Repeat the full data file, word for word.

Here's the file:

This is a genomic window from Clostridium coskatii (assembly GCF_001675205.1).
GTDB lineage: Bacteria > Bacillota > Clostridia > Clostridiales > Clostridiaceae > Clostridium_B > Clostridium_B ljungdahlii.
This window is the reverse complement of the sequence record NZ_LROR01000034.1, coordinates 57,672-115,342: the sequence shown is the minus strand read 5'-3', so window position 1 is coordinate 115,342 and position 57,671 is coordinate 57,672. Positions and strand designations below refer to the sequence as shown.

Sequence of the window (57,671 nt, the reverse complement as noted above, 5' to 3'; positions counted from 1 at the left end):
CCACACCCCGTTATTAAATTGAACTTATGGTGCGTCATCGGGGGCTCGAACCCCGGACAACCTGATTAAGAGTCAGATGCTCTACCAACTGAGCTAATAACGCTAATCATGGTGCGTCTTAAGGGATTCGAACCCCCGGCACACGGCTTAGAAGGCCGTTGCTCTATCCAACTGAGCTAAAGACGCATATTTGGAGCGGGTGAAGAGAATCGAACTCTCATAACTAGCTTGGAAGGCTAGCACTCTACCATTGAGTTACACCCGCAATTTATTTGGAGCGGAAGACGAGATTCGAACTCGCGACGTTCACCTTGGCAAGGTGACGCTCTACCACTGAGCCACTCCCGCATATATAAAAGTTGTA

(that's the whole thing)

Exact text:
This is a genomic window from Clostridium coskatii (assembly GCF_001675205.1).
GTDB lineage: Bacteria > Bacillota > Clostridia > Clostridiales > Clostridiaceae > Clostridium_B > Clostridium_B ljungdahlii.
This window is the reverse complement of the sequence record NZ_LROR01000034.1, coordinates 57,672-115,342: the sequence shown is the minus strand read 5'-3', so window position 1 is coordinate 115,342 and position 57,671 is coordinate 57,672. Positions and strand designations below refer to the sequence as shown.

Sequence of the window (57,671 nt, the reverse complement as noted above, 5' to 3'; positions counted from 1 at the left end):
CCACACCCCGTTATTAAATTGAACTTATGGTGCGTCATCGGGGGCTCGAACCCCGGACAACCTGATTAAGAGTCAGATGCTCTACCAACTGAGCTAATAACGCTAATCATGGTGCGTCTTAAGGGATTCGAACCCCCGGCACACGGCTTAGAAGGCCGTTGCTCTATCCAACTGAGCTAAAGACGCATATTTGGAGCGGGTGAAGAGAATCGAACTCTCATAACTAGCTTGGAAGGCTAGCACTCTACCATTGAGTTACACCCGCAATTTATTTGGAGCGGAAGACGAGATTCGAACTCGCGACGTTCACCTTGGCAAGGTGACGCTCTACCACTGAGCCACTCCCGCATATATAAAAGTTGTA